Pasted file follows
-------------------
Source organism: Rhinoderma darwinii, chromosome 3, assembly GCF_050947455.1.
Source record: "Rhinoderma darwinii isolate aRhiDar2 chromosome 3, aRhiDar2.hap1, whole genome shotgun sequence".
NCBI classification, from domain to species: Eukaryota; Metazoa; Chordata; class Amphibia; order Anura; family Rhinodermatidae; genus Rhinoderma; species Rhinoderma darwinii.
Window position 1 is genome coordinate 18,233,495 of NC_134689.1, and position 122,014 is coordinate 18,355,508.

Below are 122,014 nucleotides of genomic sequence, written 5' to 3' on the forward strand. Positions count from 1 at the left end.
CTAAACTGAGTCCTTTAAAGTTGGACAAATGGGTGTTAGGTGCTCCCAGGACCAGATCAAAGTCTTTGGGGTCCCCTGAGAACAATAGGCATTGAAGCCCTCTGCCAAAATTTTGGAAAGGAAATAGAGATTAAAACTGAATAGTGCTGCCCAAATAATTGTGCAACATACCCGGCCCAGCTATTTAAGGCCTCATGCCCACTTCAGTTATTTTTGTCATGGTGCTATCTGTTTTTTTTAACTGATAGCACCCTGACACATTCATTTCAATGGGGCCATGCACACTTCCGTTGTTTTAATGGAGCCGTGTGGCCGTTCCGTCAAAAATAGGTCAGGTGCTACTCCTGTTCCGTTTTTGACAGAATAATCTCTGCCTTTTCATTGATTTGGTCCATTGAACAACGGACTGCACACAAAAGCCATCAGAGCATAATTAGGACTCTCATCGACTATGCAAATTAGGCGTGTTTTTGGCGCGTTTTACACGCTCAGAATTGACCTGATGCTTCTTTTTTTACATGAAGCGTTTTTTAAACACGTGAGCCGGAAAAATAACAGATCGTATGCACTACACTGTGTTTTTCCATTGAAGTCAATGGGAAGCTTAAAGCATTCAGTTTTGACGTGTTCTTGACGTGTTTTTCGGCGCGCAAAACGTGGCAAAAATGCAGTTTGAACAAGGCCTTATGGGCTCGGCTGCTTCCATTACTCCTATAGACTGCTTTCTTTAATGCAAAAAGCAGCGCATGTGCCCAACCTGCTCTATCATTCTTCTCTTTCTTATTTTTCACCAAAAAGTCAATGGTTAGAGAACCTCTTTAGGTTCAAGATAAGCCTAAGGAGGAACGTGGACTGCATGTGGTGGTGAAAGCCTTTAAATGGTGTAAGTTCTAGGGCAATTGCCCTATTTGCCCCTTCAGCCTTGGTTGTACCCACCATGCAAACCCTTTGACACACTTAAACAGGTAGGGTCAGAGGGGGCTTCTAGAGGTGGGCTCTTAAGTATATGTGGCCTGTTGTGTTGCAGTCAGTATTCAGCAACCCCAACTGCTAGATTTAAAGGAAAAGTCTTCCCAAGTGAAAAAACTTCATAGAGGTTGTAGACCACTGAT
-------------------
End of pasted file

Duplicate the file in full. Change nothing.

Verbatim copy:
Source organism: Rhinoderma darwinii, chromosome 3, assembly GCF_050947455.1.
Source record: "Rhinoderma darwinii isolate aRhiDar2 chromosome 3, aRhiDar2.hap1, whole genome shotgun sequence".
NCBI classification, from domain to species: Eukaryota; Metazoa; Chordata; class Amphibia; order Anura; family Rhinodermatidae; genus Rhinoderma; species Rhinoderma darwinii.
Window position 1 is genome coordinate 18,233,495 of NC_134689.1, and position 122,014 is coordinate 18,355,508.

Below are 122,014 nucleotides of genomic sequence, written 5' to 3' on the forward strand. Positions count from 1 at the left end.
CTAAACTGAGTCCTTTAAAGTTGGACAAATGGGTGTTAGGTGCTCCCAGGACCAGATCAAAGTCTTTGGGGTCCCCTGAGAACAATAGGCATTGAAGCCCTCTGCCAAAATTTTGGAAAGGAAATAGAGATTAAAACTGAATAGTGCTGCCCAAATAATTGTGCAACATACCCGGCCCAGCTATTTAAGGCCTCATGCCCACTTCAGTTATTTTTGTCATGGTGCTATCTGTTTTTTTTAACTGATAGCACCCTGACACATTCATTTCAATGGGGCCATGCACACTTCCGTTGTTTTAATGGAGCCGTGTGGCCGTTCCGTCAAAAATAGGTCAGGTGCTACTCCTGTTCCGTTTTTGACAGAATAATCTCTGCCTTTTCATTGATTTGGTCCATTGAACAACGGACTGCACACAAAAGCCATCAGAGCATAATTAGGACTCTCATCGACTATGCAAATTAGGCGTGTTTTTGGCGCGTTTTACACGCTCAGAATTGACCTGATGCTTCTTTTTTTACATGAAGCGTTTTTTAAACACGTGAGCCGGAAAAATAACAGATCGTATGCACTACACTGTGTTTTTCCATTGAAGTCAATGGGAAGCTTAAAGCATTCAGTTTTGACGTGTTCTTGACGTGTTTTTCGGCGCGCAAAACGTGGCAAAAATGCAGTTTGAACAAGGCCTTATGGGCTCGGCTGCTTCCATTACTCCTATAGACTGCTTTCTTTAATGCAAAAAGCAGCGCATGTGCCCAACCTGCTCTATCATTCTTCTCTTTCTTATTTTTCACCAAAAAGTCAATGGTTAGAGAACCTCTTTAGGTTCAAGATAAGCCTAAGGAGGAACGTGGACTGCATGTGGTGGTGAAAGCCTTTAAATGGTGTAAGTTCTAGGGCAATTGCCCTATTTGCCCCTTCAGCCTTGGTTGTACCCACCATGCAAACCCTTTGACACACTTAAACAGGTAGGGTCAGAGGGGGCTTCTAGAGGTGGGCTCTTAAGTATATGTGGCCTGTTGTGTTGCAGTCAGTATTCAGCAACCCCAACTGCTAGATTTAAAGGAAAAGTCTTCCCAAGTGAAAAAACTTCATAGAGGTTGTAGACCACTGAT